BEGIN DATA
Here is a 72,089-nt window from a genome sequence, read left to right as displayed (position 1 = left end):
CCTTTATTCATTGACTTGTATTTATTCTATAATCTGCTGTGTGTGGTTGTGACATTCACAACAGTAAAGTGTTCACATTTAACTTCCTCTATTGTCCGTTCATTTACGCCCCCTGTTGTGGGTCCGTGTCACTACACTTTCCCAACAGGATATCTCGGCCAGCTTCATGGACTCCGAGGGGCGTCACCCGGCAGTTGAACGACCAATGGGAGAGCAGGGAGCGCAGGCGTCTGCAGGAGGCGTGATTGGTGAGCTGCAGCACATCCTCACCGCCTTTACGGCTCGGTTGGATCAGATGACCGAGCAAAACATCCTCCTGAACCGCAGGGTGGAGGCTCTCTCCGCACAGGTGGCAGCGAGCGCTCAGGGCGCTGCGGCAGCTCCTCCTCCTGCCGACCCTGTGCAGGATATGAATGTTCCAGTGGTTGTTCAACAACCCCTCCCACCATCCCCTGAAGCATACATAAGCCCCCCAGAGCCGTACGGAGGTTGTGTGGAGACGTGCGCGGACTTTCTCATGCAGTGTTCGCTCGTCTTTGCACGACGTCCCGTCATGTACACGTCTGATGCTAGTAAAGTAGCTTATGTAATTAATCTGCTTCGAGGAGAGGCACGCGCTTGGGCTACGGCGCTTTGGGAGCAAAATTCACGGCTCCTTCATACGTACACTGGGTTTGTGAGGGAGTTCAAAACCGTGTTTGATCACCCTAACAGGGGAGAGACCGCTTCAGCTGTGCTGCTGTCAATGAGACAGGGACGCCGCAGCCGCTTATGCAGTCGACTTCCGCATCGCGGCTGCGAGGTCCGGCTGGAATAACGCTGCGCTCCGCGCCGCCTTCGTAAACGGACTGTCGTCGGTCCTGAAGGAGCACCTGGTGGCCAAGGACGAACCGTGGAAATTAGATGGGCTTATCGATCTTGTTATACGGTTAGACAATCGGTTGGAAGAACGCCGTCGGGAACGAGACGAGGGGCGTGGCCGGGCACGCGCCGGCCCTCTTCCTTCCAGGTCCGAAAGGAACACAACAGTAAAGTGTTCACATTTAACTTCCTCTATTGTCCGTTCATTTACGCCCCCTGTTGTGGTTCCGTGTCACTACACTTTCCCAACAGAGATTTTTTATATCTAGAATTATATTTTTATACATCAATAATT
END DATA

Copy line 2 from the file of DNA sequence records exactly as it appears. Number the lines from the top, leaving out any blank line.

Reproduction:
CCTTTATTCATTGACTTGTATTTATTCTATAATCTGCTGTGTGTGGTTGTGACATTCACAACAGTAAAGTGTTCACATTTAACTTCCTCTATTGTCCGTTCATTTACGCCCCCTGTTGTGGGTCCGTGTCACTACACTTTCCCAACAGGATATCTCGGCCAGCTTCATGGACTCCGAGGGGCGTCACCCGGCAGTTGAACGACCAATGGGAGAGCAGGGAGCGCAGGCGTCTGCAGGAGGCGTGATTGGTGAGCTGCAGCACATCCTCACCGCCTTTACGGCTCGGTTGGATCAGATGACCGAGCAAAACATCCTCCTGAACCGCAGGGTGGAGGCTCTCTCCGCACAGGTGGCAGCGAGCGCTCAGGGCGCTGCGGCAGCTCCTCCTCCTGCCGACCCTGTGCAGGATATGAATGTTCCAGTGGTTGTTCAACAACCCCTCCCACCATCCCCTGAAGCATACATAAGCCCCCCAGAGCCGTACGGAGGTTGTGTGGAGACGTGCGCGGACTTTCTCATGCAGTGTTCGCTCGTCTTTGCACGACGTCCCGTCATGTACACGTCTGATGCTAGTAAAGTAGCTTATGTAATTAATCTGCTTCGAGGAGAGGCACGCGCTTGGGCTACGGCGCTTTGGGAGCAAAATTCACGGCTCCTTCATACGTACACTGGGTTTGTGAGGGAGTTCAAAACCGTGTTTGATCACCCTAACAGGGGAGAGACCGCTTCAGCTGTGCTGCTGTCAATGAGACAGGGACGCCGCAGCCGCTTATGCAGTCGACTTCCGCATCGCGGCTGCGAGGTCCGGCTGGAATAACGCTGCGCTCCGCGCCGCCTTCGTAAACGGACTGTCGTCGGTCCTGAAGGAGCACCTGGTGGCCAAGGACGAACCGTGGAAATTAGATGGGCTTATCGATCTTGTTATACGGTTAGACAATCGGTTGGAAGAACGCCGTCGGGAACGAGACGAGGGGCGTGGCCGGGCACGCGCCGGCCCTCTTCCTTCCAGGTCCGAAAGGAACACAACAGTAAAGTGTTCACATTTAACTTCCTCTATTGTCCGTTCATTTACGCCCCCTGTTGTGGTTCCGTGTCACTACACTTTCCCAACAGAGATTTTTTATATCTAGAATTATATTTTTATACATCAATAATT